Lower Extremity: Saphenous Nerve Block

Published on 06/06/2015 by admin

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Last modified 06/06/2015

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27 Lower Extremity

Saphenous Nerve Block

Saphenous nerve entrapment or neuropathy is a relatively rare clinical entity, a paucity of data exists regarding its natural history and treatment outcome, although there are a few case reports in the literature. Saphenous nerve neuropathy is an important consideration in the differential diagnosis of lumbar radiculopathy, medial knee pain, and lower extremity vascular insufficiency. Saphenous nerve block can be an effective treatment for saphenous neuropathy or pain in the distribution of the saphenous nerve for this condition.

Anatomy of the Saphenous Nerve

The saphenous nerve is the largest cutaneous branch of the femoral nerve. Sensory fibers from L3 and L4 levels contribute to this pure sensory nerve.1,2 The saphenous nerve branches off the posterior division of the femoral nerve and descends anteroinferiorly through the femoral triangle, lateral to the femoral sheath, anterior to the femoral artery and posterior to the aponeurotic covering of the adductor canal (also known as Hunter canal, subsartorial canal).1,2 It then exits from the adductor canal, descends under the sartorius muscle, and then courses around the posterior edge of the sartorius muscle at its tendon portion. In the medial aspect of the knee, the saphenous nerve descends vertically behind the sartorius muscle, pierces the fascia lata and becomes subcutaneous.1,2 At this level, the infrapatellar branch pierces the sartorius muscle and courses inferiorly to the infrapatellar region and innervates the skin in front of the patella. The infrapatellar branch communicates with the anterior cutaneous branches of the femoral nerve above the knee, and with other branches of saphenous nerve below the knee, as well as branches of the lateral femoral cutaneous nerve on the lateral side of the knee, forming the plexus patellae.1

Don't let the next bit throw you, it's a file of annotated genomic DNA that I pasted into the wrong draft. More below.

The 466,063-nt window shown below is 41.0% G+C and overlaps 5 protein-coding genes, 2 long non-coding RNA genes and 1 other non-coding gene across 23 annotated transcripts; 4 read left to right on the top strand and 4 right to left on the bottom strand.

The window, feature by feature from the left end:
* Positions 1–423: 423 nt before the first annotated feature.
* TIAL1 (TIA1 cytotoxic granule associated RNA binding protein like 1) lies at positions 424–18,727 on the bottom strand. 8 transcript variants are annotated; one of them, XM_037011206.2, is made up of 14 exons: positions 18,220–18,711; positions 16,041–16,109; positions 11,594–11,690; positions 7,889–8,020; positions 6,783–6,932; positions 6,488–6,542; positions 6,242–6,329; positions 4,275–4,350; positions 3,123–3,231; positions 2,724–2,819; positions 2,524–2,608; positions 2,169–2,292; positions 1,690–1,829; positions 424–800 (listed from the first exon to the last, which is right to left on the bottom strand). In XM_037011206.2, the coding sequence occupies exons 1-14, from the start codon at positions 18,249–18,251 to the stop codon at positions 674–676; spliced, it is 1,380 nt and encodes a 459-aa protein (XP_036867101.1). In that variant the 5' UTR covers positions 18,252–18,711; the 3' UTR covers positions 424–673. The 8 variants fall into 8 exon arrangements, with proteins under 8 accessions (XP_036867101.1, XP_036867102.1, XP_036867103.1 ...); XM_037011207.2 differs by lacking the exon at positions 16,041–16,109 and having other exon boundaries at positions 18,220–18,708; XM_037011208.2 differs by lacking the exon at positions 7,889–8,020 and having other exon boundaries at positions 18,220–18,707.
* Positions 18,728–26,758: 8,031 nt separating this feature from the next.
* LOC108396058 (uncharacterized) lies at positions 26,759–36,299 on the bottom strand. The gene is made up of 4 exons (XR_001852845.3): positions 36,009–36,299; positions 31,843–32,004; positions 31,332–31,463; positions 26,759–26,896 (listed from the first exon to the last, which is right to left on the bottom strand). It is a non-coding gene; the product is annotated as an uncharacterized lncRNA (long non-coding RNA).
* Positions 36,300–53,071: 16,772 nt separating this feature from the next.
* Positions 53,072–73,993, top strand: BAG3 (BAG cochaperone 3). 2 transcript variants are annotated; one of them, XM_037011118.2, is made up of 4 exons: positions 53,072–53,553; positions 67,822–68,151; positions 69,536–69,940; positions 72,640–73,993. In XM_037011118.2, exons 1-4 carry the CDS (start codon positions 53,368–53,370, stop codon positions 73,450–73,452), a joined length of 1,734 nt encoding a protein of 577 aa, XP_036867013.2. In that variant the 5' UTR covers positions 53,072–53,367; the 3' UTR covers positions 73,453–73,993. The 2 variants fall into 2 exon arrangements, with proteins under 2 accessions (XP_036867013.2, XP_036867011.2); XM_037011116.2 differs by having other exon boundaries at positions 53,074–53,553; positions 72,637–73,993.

The remaining course of the saphenous nerve then passes down along the medial aspect of the tibia, accompanied by the great saphenous vein and, divides into two branches at the lower third of the leg.1 One of the branches of the descending portion of the saphenous nerve courses along the medial border of the tibia and ends at the ankle, whereas the other branch passes anteriorly to the ankle and is distributed to the medial aspect of the foot, reaching as far as the metatarsophalangeal joint of the great toe and communicating with the medial branch of the superficial peroneal nerve (Fig. 27-1).1 The saphenous nerve supplies sensory innervations to the anterior medial aspect of the leg, including the medial malleolus (Fig. 27-2).1,2


Figure 27-1 Anatomy of saphenous nerve.

(From Williams PL, Warwick R: Gray’s Anatomy, 36th ed. Philadelphia, WB Saunders; 1980.)


Figure 27-2 Saphenous nerve innervation area.

(From Williams PL, Warwick R: Gray’s Anatomy, 36th ed. Philadelphia, WB Saunders; 1980.)

The adductor canal, the entrapment site for the saphenous nerve, is located approximately 10 centimeters proximal to the medial femoral condyle. It is an aponeurotic tunnel in the middle third of the thigh, extending from the apex of the femoral triangle to the opening in the adductor magnus. It courses between the anterior compartment of the thigh and the medial compartment of the thigh. The vastus medialis muscle lies anteriorly and laterally, whereas the adductor longus lies posteriorly. The content in the canal includes the femoral artery, femoral vein, and branches of the femoral nerve, the saphenous nerve, and the nerve to the vastus medialis muscle). It is covered by a strong aponeurosis that extends from the vastus medialis, across the femoral vessels to the adductor longus and magnus. The sartorius muscle lies on the aponeurosis.2

The adductor canal can be located by palpating along the anteromedial aspect of the vastus medialis muscle and then sliding posteriorly until the edge of the sartorius muscle is felt. The adductor canal is located directly beneath this point.2,3

Pathophysiology of Saphenous Nerve Entrapment and Symptoms

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